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If i want to use client certificates for authentication to a certain part of my website, is it possible to make the client certificate only work on a certain domain name?

I know when requesting the client certificate you can request the CA. But i want it so if my site is domain.com and the client visits a fake website domainn.com then when the client certificate is requested on that fake website it will be impossible for the real client certificate to be used as it wont match to the correct domain.

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    What's your concern with cert reuse? – Neil Smithline May 22 '18 at 3:20
  • Would fake website domainn.com be any less convincing if it does not retrieves the client certificate? – curiousguy May 24 '18 at 9:16
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You can't regulate where the cert goes as it's handled by the client (browser in your case). There's nothing in a client cert to restrict it to specific domains. The browser is free to send it wherever it wishes. There are settings in the browser that lets users control where the certs go, but that too is out of your control.

That said, I'm not sure why you care who gets the cert. If you're using client certs, there's no chance of phishing or MiTMing.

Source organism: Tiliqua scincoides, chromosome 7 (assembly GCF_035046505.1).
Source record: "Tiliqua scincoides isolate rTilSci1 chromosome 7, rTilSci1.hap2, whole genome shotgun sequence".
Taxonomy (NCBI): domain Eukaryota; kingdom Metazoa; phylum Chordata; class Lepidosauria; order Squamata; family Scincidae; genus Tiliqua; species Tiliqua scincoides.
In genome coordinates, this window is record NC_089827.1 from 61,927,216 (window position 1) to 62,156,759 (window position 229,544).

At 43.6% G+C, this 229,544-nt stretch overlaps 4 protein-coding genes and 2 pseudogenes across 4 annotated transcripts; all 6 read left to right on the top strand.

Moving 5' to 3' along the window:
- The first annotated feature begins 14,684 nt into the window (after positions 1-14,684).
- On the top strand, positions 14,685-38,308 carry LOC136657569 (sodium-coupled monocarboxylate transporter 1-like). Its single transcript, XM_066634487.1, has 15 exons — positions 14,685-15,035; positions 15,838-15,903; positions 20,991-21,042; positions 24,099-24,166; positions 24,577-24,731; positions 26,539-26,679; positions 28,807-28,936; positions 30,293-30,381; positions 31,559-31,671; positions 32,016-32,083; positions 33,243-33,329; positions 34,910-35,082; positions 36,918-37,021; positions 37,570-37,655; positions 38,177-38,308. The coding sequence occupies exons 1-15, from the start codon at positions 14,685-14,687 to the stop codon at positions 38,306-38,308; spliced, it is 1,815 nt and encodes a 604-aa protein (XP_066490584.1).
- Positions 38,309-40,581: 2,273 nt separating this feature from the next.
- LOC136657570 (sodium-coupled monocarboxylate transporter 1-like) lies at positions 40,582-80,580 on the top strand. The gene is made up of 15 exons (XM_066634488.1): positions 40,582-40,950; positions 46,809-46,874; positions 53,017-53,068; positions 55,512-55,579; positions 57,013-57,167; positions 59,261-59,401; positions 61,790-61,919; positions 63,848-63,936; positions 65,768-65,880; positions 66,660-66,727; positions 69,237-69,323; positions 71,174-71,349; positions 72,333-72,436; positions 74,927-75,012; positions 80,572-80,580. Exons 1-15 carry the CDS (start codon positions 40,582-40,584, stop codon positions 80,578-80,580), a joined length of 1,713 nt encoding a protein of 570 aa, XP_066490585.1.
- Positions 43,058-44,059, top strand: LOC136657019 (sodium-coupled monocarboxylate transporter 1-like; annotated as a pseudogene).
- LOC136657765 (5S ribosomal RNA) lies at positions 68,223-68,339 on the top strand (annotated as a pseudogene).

• do you know of any documents that go into detail of how phishing is not possible? – PixelPaul May 22 '18 at 23:49
  • Phishing attacks credentials - passwords and sometimes OTPs (eg: Google Authenticator). When you're using client certs, you generally don't have passwords. If you're using passwords with client certs as a 2FA, then phishing would be possible, though the user would likely get a browser popup asking them to select the cert for the website. And they still wouldn't get the cert's private key as that is never transmitted. So it is safe against all but browser vulnerabilities and malware installed on the computer. – Neil Smithline May 23 '18 at 15:00
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    What are you concerned that will be phished? – Neil Smithline May 23 '18 at 15:01
  • Phishing is always "possible", it's a user issue: as long as a user is willing to enter data in a form in a random website, and able to connect to that website (not possible if you're on an intranet with only access to a few white listed legit domains), and able to remember that secret code (not possible if you don't remember the code and have a browser autofill feature that only works on a given domain), phishing is possible. – curiousguy May 24 '18 at 9:14
  • @curiousguy I'm not sure how phishing is possible if mutual auth SSL is the only authentication in use,. What would be phisbed? The private key? Seems unlikely to me. – Neil Smithline May 25 '18 at 2:50

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